One is greeted at the dramatic black marble entrance by a doorman, and the reception desks are immediately visible at the entrance.  We were welcomed by GM Bobby Pringle (ex-Oyster Box), who was the Duty Manager for the day, and we were impressed to be taken to our room by him personally.  He was meticulous in showing us the room directory, the tea/coffee facilities, the mini-bar, the bathroom amenities, telling us what one could take home, and the free internet service.  The comfortably-sized rooms (40 – 50 sq. m) have grey walls, discreet white bedding, a lilac couch, a silver headboard to the comfortable bed, beautiful silver raw silk curtains, a crystal chandelier, and black furniture, while the bathroom is in black and white, with touches of silver and grey, and quality linen bathrobes are hung here.   There are three showers in the bathroom, one over the bath and two in the shower, the hand-held one having a wonderful strong flow.  A large drawing of Queen Victoria is in every room, a clever way of communicating the hotel brand name.  Being new, everything in the room was in perfect working order. The rooms have double-glazed doors to ensure that the minimal Waterfront sound is heard in the room.  A nice turn-down touch was the colour-matched black macaroons with white filling, placed next to the beds, continuing the colour theme.

The triple-volume entrance hall is dominated by the regal purple carpet, a modern glass lift, a beautiful curved stairway made from Corian, with marble steps, and a 30 year old bonsai imported from Japan.  It leads one to the bar and lounge area, where a homely gas fire is lit on chilly nights, and from which one can see Dash restaurant, which serves the best meals in Cape Town.   The bathrooms near the bar are done in black with silver basins, one of the nicest I have seen.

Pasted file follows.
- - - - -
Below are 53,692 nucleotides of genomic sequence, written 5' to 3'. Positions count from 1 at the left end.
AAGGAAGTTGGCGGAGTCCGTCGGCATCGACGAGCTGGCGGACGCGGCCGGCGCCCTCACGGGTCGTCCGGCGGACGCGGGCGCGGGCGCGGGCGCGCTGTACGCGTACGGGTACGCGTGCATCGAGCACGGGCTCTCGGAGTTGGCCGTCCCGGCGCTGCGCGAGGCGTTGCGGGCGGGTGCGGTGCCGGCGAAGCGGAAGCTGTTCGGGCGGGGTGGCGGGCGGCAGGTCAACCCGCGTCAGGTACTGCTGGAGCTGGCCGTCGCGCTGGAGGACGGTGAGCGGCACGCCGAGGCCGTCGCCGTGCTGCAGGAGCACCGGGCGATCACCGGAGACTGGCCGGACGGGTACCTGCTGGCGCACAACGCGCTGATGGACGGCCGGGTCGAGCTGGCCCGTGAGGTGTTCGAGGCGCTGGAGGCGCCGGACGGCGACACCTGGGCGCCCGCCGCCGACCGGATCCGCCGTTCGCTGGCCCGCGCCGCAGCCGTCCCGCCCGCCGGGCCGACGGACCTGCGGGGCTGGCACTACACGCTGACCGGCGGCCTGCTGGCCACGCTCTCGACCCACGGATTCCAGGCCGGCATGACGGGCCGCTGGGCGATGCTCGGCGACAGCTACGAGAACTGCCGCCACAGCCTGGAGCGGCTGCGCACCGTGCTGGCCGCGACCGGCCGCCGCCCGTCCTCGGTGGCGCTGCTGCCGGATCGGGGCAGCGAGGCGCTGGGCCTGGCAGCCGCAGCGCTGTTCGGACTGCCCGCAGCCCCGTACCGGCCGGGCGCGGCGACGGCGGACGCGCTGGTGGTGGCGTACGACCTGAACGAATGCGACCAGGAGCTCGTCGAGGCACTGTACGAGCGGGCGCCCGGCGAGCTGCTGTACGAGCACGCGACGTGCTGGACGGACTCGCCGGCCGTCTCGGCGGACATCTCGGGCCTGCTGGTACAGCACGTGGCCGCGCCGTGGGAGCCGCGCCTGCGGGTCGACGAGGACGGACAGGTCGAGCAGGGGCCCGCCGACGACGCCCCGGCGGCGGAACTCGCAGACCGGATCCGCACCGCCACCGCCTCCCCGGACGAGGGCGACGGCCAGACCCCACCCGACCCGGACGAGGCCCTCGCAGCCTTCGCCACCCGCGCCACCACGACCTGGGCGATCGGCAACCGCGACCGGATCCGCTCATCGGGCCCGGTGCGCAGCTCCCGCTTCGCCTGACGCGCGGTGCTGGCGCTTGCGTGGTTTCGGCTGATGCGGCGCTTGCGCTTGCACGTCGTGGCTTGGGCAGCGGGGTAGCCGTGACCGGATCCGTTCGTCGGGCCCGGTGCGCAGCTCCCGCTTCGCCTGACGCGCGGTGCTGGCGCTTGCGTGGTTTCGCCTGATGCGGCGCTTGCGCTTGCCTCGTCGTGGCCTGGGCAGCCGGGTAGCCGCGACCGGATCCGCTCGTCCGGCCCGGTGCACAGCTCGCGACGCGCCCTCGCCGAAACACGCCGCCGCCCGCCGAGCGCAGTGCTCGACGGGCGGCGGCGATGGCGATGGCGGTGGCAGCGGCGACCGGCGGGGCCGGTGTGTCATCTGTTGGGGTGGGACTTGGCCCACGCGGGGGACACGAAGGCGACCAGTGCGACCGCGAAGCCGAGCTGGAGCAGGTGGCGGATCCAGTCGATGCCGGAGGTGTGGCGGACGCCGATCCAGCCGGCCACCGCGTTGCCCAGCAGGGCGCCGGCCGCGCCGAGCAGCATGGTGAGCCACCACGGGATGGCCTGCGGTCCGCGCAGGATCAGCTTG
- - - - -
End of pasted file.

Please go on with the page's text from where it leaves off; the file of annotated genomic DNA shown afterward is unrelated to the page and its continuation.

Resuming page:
Neil Markovitz, Managing Director and hands-on driving force of Newmark Hotels, is proud of his new 35-room addition to his hotel portfolio, developed at a cost of R53 million, and he has cleverly appointed Alton van Biljon (ex-Balducci) as the Food & Beverage Manager for all three his Waterfront properties (Dock House and V&A Hotel too), as well as Executive Chef Stephen Templeton.  Both are charming assets to his business, as is the creative and talented chef Oliver Cattermole. The lounge/bar at the Queen Victoria Hotel is the type of place one can pop in for a coffee, and the staff already know about my preference for frothy cappuccinos.  Outside of lunch and dinner times one can order from a 24-hour menu, which is available to the hotel guests, whether one is staying over or not.